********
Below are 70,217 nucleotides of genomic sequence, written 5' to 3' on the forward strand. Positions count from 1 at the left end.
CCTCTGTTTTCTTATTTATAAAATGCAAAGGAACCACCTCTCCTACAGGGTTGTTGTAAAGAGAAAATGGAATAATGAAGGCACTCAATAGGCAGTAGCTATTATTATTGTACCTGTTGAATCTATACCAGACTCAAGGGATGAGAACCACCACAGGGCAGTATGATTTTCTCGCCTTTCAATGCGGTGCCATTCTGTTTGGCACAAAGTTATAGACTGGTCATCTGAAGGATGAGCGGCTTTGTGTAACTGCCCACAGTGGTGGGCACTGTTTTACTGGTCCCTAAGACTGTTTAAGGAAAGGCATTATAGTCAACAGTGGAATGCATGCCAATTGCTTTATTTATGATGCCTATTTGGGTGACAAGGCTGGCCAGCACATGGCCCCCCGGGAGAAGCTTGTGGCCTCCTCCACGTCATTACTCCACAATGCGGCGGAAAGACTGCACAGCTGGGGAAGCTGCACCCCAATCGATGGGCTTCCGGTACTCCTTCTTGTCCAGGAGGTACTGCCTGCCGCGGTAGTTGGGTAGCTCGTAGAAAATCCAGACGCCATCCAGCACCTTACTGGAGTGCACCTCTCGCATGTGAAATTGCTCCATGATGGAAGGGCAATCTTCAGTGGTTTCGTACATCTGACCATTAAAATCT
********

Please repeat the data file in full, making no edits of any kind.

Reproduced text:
Below are 70,217 nucleotides of genomic sequence, written 5' to 3' on the forward strand. Positions count from 1 at the left end.
CCTCTGTTTTCTTATTTATAAAATGCAAAGGAACCACCTCTCCTACAGGGTTGTTGTAAAGAGAAAATGGAATAATGAAGGCACTCAATAGGCAGTAGCTATTATTATTGTACCTGTTGAATCTATACCAGACTCAAGGGATGAGAACCACCACAGGGCAGTATGATTTTCTCGCCTTTCAATGCGGTGCCATTCTGTTTGGCACAAAGTTATAGACTGGTCATCTGAAGGATGAGCGGCTTTGTGTAACTGCCCACAGTGGTGGGCACTGTTTTACTGGTCCCTAAGACTGTTTAAGGAAAGGCATTATAGTCAACAGTGGAATGCATGCCAATTGCTTTATTTATGATGCCTATTTGGGTGACAAGGCTGGCCAGCACATGGCCCCCCGGGAGAAGCTTGTGGCCTCCTCCACGTCATTACTCCACAATGCGGCGGAAAGACTGCACAGCTGGGGAAGCTGCACCCCAATCGATGGGCTTCCGGTACTCCTTCTTGTCCAGGAGGTACTGCCTGCCGCGGTAGTTGGGTAGCTCGTAGAAAATCCAGACGCCATCCAGCACCTTACTGGAGTGCACCTCTCGCATGTGAAATTGCTCCATGATGGAAGGGCAATCTTCAGTGGTTTCGTACATCTGACCATTAAAATCT